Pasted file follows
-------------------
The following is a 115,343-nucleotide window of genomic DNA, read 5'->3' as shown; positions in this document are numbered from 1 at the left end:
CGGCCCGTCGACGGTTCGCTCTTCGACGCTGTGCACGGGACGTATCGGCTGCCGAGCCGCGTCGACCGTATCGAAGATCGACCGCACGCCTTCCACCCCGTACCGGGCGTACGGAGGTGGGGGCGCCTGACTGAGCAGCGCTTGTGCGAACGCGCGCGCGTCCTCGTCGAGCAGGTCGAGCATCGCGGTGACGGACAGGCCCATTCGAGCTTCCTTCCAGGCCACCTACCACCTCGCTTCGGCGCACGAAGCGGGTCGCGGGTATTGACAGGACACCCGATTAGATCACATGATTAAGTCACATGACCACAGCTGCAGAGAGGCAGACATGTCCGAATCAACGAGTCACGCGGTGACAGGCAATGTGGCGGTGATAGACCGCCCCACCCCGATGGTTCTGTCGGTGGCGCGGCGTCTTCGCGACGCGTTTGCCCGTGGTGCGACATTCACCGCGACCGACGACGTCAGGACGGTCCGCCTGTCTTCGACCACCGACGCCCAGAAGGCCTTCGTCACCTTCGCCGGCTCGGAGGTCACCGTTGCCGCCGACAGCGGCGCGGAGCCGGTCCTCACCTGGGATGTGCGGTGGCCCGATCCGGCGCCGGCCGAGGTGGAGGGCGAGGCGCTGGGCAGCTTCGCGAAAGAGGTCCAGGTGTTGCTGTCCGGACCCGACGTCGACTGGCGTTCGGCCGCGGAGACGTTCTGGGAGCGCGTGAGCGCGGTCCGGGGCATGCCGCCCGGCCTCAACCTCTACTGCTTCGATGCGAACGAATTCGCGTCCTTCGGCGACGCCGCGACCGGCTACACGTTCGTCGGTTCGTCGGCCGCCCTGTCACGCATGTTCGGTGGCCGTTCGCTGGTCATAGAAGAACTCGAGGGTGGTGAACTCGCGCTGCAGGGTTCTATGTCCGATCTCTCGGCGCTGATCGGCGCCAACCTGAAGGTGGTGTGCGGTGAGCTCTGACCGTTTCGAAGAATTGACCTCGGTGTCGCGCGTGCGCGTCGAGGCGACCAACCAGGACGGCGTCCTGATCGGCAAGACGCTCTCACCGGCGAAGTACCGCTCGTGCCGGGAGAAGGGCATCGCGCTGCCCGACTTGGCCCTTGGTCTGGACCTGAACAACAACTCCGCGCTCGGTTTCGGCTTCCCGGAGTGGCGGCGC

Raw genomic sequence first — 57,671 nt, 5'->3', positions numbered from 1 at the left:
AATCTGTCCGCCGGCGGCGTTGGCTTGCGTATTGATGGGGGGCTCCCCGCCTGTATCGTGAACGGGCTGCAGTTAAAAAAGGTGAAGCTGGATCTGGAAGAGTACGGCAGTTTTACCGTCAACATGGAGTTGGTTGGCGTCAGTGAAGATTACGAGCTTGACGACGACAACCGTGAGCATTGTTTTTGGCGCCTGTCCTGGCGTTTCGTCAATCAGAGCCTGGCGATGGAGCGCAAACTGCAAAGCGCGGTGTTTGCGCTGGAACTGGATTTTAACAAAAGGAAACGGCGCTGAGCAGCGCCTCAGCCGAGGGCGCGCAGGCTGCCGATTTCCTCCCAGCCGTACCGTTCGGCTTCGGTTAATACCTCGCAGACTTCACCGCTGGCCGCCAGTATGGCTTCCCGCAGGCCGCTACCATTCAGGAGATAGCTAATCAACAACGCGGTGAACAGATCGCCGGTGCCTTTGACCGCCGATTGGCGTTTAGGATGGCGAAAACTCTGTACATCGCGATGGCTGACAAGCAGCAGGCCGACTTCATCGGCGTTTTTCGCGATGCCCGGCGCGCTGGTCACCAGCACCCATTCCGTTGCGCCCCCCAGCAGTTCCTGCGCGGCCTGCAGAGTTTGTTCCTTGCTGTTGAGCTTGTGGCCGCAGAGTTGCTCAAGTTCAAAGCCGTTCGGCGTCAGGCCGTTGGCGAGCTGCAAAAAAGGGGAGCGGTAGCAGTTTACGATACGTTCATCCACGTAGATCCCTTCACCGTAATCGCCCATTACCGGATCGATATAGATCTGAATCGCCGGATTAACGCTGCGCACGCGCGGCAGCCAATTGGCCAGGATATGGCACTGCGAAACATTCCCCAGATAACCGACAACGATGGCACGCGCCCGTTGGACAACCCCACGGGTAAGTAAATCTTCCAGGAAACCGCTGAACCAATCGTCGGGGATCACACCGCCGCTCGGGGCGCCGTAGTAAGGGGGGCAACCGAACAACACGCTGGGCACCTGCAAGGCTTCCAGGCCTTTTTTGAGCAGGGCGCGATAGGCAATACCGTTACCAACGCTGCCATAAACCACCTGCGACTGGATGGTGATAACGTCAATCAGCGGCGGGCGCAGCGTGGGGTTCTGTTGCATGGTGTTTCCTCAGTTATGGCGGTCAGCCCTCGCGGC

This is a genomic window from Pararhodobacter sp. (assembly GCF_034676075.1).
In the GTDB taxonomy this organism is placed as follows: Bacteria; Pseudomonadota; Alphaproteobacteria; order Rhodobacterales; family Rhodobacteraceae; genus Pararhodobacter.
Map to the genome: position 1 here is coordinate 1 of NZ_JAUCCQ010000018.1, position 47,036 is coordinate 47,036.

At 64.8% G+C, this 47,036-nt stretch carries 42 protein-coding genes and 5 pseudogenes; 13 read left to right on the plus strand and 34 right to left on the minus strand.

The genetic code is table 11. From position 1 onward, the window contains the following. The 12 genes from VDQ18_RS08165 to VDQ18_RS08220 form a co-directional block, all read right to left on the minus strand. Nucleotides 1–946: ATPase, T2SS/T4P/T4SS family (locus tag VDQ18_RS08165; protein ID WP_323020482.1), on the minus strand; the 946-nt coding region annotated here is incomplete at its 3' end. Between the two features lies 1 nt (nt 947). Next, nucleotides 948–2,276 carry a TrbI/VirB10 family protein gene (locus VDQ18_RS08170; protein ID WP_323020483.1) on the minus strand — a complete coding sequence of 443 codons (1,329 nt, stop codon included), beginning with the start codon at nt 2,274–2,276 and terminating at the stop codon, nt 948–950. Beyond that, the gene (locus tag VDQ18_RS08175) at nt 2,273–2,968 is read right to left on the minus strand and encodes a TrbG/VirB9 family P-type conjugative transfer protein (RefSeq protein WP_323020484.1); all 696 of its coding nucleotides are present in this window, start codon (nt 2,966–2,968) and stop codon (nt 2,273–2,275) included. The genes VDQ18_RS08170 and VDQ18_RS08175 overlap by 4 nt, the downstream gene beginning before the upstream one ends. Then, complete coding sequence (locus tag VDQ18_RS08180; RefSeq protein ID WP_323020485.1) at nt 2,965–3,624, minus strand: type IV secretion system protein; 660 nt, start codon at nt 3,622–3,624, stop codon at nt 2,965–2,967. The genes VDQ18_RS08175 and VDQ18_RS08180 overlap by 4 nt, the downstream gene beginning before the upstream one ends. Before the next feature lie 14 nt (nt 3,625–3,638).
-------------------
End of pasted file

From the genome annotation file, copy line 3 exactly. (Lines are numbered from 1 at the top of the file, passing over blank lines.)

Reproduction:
Raw genomic sequence first — 57,671 nt, 5'->3', positions numbered from 1 at the left: